New York lawmakers agreed to pass the toughest gun control law in the nation and the first since the Newtown, Conn., school shooting, calling for a stricter assault weapons ban and provisions to keep guns out of the hands of the mentally ill who make threats.
“This is a scourge on society,” Gov. Andrew Cuomo said Monday night, six days after making gun control a centerpiece of his agenda in his State of the State address. The bipartisan effort was fueled by the Newtown tragedy that took the lives of 20 first graders and six educators. “At what point do you say, ‘No more innocent loss of life’?”
The measure also calls for restrictions on ammunition and the sale of guns. It is expected to pass Tuesday. “This is not about taking anyone’s rights away,” said Sen. Jeffrey Klein, a Bronx Democrat. “It’s about a safe society … today we are setting the mark for the rest of the county to do what’s right.”
Under current state law, assault weapons are defined by having two “military rifle” features, such as folding stock, muzzle flash suppressor or bayonet mount. The proposal would reduce that to one feature, including the popular pistol grip. The language specifically targeted the military-style rifle used in the Newtown shootings.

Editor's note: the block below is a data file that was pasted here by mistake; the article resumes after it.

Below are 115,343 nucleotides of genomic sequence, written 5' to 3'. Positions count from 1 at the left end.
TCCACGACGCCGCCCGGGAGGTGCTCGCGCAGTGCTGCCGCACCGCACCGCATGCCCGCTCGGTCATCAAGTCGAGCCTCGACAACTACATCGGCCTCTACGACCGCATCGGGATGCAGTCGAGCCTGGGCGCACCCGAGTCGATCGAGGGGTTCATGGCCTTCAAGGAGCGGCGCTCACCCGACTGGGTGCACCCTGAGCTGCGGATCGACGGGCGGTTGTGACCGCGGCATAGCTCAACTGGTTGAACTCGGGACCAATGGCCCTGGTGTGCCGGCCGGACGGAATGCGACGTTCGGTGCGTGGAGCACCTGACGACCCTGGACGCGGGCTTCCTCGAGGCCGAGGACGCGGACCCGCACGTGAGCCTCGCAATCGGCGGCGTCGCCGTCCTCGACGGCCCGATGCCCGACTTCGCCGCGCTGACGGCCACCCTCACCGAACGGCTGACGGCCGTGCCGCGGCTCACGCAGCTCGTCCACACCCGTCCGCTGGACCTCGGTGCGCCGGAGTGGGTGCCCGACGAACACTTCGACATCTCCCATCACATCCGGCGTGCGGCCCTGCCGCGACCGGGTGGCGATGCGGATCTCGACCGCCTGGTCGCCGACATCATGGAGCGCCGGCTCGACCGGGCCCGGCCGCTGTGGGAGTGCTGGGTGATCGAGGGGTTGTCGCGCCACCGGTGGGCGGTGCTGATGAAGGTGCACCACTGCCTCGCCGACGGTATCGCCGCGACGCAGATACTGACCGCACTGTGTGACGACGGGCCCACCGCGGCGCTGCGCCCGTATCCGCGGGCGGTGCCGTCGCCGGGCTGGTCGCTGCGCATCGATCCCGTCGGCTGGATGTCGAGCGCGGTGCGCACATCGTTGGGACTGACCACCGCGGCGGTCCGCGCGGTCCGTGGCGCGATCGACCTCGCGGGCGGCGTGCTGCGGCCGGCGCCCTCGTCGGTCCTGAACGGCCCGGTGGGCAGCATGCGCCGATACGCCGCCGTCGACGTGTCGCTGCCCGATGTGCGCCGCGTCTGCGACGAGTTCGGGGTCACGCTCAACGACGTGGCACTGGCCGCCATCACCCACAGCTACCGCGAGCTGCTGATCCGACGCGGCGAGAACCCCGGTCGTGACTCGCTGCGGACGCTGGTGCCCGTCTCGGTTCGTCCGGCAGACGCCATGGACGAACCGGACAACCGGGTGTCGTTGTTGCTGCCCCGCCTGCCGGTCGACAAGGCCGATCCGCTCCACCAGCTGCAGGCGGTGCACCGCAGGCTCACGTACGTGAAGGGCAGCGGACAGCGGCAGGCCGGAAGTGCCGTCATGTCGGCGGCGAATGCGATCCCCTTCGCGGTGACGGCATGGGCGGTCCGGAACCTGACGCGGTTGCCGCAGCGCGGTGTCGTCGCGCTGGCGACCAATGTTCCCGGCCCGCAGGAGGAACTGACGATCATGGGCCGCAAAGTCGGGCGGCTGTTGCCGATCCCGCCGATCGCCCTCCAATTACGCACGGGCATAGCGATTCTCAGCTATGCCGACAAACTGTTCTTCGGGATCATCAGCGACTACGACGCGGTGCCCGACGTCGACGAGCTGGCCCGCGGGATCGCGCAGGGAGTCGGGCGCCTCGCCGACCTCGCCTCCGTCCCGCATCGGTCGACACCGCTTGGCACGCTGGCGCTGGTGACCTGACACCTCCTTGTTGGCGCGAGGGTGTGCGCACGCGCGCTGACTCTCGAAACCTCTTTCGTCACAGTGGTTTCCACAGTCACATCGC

Current owners of those guns will have to register them.
Private sales of assault weapons to someone other than an immediate family would be subject to a background check through a dealer. New Yorkers also would be barred from buying assault weapons over the Internet, and failing to safely store a weapon could lead to a misdemeanor charge.
Ammunition magazines would be restricted to seven bullets, from the current 10, and current owners of higher-capacity magazines would have a year to sell them out of state. An owner caught at home with eight or more bullets in a magazine could face a misdemeanor charge.
Stores that sell ammunition will have to register with the state, run background checks on buyers of bullets and keep an electronic database of bullet sales.
In another provision, a therapist who believes a mental health patient made a credible threat to use a gun illegally would be required to report it to a mental health director who would have to notify the state. A patient’s gun could be taken from him or her.